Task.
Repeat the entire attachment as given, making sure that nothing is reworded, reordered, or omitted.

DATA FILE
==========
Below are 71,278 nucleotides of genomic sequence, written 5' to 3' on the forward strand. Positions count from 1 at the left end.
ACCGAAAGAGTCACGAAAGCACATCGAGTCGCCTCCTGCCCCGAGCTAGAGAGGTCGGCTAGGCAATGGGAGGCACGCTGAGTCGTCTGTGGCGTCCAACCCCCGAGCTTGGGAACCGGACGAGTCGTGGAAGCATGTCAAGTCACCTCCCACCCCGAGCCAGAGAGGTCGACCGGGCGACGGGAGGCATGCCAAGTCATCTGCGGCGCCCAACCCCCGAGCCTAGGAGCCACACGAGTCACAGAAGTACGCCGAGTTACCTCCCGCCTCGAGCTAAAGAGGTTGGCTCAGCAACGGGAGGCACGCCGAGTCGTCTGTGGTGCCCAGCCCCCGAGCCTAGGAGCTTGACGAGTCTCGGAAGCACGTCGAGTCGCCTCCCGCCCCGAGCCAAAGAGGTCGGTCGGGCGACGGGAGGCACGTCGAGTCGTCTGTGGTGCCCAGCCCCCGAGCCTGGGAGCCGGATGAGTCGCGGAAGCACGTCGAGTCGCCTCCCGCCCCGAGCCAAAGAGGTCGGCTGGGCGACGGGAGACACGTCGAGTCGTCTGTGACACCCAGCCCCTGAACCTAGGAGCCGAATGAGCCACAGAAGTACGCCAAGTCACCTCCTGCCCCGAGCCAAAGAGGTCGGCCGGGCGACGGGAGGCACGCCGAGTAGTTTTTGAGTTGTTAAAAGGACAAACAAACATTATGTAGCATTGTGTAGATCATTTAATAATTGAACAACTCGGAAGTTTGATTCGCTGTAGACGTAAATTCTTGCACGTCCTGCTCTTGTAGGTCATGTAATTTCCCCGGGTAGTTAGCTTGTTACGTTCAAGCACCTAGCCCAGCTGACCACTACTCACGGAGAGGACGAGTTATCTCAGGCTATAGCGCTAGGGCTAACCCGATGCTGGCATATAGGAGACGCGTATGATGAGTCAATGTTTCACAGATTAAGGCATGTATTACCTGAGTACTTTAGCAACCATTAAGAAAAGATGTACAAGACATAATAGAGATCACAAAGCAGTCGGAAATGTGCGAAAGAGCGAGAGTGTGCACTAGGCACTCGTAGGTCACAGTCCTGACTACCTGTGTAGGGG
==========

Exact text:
Below are 71,278 nucleotides of genomic sequence, written 5' to 3' on the forward strand. Positions count from 1 at the left end.
ACCGAAAGAGTCACGAAAGCACATCGAGTCGCCTCCTGCCCCGAGCTAGAGAGGTCGGCTAGGCAATGGGAGGCACGCTGAGTCGTCTGTGGCGTCCAACCCCCGAGCTTGGGAACCGGACGAGTCGTGGAAGCATGTCAAGTCACCTCCCACCCCGAGCCAGAGAGGTCGACCGGGCGACGGGAGGCATGCCAAGTCATCTGCGGCGCCCAACCCCCGAGCCTAGGAGCCACACGAGTCACAGAAGTACGCCGAGTTACCTCCCGCCTCGAGCTAAAGAGGTTGGCTCAGCAACGGGAGGCACGCCGAGTCGTCTGTGGTGCCCAGCCCCCGAGCCTAGGAGCTTGACGAGTCTCGGAAGCACGTCGAGTCGCCTCCCGCCCCGAGCCAAAGAGGTCGGTCGGGCGACGGGAGGCACGTCGAGTCGTCTGTGGTGCCCAGCCCCCGAGCCTGGGAGCCGGATGAGTCGCGGAAGCACGTCGAGTCGCCTCCCGCCCCGAGCCAAAGAGGTCGGCTGGGCGACGGGAGACACGTCGAGTCGTCTGTGACACCCAGCCCCTGAACCTAGGAGCCGAATGAGCCACAGAAGTACGCCAAGTCACCTCCTGCCCCGAGCCAAAGAGGTCGGCCGGGCGACGGGAGGCACGCCGAGTAGTTTTTGAGTTGTTAAAAGGACAAACAAACATTATGTAGCATTGTGTAGATCATTTAATAATTGAACAACTCGGAAGTTTGATTCGCTGTAGACGTAAATTCTTGCACGTCCTGCTCTTGTAGGTCATGTAATTTCCCCGGGTAGTTAGCTTGTTACGTTCAAGCACCTAGCCCAGCTGACCACTACTCACGGAGAGGACGAGTTATCTCAGGCTATAGCGCTAGGGCTAACCCGATGCTGGCATATAGGAGACGCGTATGATGAGTCAATGTTTCACAGATTAAGGCATGTATTACCTGAGTACTTTAGCAACCATTAAGAAAAGATGTACAAGACATAATAGAGATCACAAAGCAGTCGGAAATGTGCGAAAGAGCGAGAGTGTGCACTAGGCACTCGTAGGTCACAGTCCTGACTACCTGTGTAGGGG